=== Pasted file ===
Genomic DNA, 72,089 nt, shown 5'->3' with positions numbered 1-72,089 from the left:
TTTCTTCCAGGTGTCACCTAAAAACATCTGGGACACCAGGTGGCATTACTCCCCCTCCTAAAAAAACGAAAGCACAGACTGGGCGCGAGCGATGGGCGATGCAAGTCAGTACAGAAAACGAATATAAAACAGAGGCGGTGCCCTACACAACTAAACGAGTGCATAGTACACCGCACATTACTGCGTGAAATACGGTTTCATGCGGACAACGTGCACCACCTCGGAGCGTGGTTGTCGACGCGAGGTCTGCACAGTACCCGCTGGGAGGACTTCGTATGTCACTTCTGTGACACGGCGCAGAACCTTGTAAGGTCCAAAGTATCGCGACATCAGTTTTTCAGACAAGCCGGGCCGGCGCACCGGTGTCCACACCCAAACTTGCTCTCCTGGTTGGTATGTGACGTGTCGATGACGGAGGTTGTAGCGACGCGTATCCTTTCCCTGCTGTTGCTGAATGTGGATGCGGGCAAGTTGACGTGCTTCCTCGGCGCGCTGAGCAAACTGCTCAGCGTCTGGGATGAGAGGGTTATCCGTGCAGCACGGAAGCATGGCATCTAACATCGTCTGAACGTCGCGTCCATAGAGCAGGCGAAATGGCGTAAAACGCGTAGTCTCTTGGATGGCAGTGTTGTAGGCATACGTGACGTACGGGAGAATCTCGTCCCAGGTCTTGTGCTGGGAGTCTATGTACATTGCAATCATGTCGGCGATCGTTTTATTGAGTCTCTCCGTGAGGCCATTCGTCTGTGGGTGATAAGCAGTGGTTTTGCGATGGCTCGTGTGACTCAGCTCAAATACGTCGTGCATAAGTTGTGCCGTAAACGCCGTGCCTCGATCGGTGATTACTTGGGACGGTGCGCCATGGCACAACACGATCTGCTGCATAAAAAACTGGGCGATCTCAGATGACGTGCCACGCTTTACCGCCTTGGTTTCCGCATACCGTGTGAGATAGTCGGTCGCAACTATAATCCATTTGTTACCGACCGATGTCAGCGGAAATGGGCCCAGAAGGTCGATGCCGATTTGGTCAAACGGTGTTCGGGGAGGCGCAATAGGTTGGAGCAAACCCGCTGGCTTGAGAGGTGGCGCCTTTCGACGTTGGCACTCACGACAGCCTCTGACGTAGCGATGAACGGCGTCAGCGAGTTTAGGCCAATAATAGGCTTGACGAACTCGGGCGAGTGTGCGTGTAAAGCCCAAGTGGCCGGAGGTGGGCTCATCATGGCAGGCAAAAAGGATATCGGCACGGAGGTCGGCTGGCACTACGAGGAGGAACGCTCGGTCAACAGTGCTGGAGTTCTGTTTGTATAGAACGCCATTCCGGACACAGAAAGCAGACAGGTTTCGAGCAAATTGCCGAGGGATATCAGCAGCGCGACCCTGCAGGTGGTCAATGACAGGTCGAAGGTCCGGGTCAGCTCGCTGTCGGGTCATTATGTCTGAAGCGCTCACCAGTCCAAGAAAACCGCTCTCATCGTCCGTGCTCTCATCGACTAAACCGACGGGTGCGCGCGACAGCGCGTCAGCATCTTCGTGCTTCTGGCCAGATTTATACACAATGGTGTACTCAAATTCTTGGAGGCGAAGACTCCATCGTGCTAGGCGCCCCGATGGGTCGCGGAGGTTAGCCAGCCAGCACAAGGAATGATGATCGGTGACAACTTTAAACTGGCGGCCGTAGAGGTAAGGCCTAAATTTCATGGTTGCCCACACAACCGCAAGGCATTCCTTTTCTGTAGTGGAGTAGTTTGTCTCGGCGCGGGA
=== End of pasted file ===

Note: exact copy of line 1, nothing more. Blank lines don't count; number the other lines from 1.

Genomic DNA, 72,089 nt, shown 5'->3' with positions numbered 1-72,089 from the left: